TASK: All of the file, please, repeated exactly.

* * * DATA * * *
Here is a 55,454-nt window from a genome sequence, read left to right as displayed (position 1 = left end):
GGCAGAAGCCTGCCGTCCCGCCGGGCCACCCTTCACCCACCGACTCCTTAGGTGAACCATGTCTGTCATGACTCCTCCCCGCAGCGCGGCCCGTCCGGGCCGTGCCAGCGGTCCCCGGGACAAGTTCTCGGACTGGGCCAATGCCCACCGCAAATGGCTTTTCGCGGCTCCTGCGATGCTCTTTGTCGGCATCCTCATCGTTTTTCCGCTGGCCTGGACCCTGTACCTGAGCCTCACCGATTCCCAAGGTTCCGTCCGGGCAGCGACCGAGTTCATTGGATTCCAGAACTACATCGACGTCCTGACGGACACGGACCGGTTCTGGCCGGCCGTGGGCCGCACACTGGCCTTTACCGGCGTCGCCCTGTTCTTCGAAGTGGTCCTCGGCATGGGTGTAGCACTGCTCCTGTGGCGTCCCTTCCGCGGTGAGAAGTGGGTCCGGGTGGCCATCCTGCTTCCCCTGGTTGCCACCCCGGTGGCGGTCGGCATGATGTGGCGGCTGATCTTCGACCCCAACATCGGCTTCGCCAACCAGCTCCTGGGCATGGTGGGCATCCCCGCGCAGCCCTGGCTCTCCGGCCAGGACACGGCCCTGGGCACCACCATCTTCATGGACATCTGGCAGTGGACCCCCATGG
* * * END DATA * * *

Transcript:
Here is a 55,454-nt window from a genome sequence, read left to right as displayed (position 1 = left end):
GGCAGAAGCCTGCCGTCCCGCCGGGCCACCCTTCACCCACCGACTCCTTAGGTGAACCATGTCTGTCATGACTCCTCCCCGCAGCGCGGCCCGTCCGGGCCGTGCCAGCGGTCCCCGGGACAAGTTCTCGGACTGGGCCAATGCCCACCGCAAATGGCTTTTCGCGGCTCCTGCGATGCTCTTTGTCGGCATCCTCATCGTTTTTCCGCTGGCCTGGACCCTGTACCTGAGCCTCACCGATTCCCAAGGTTCCGTCCGGGCAGCGACCGAGTTCATTGGATTCCAGAACTACATCGACGTCCTGACGGACACGGACCGGTTCTGGCCGGCCGTGGGCCGCACACTGGCCTTTACCGGCGTCGCCCTGTTCTTCGAAGTGGTCCTCGGCATGGGTGTAGCACTGCTCCTGTGGCGTCCCTTCCGCGGTGAGAAGTGGGTCCGGGTGGCCATCCTGCTTCCCCTGGTTGCCACCCCGGTGGCGGTCGGCATGATGTGGCGGCTGATCTTCGACCCCAACATCGGCTTCGCCAACCAGCTCCTGGGCATGGTGGGCATCCCCGCGCAGCCCTGGCTCTCCGGCCAGGACACGGCCCTGGGCACCACCATCTTCATGGACATCTGGCAGTGGACCCCCATGG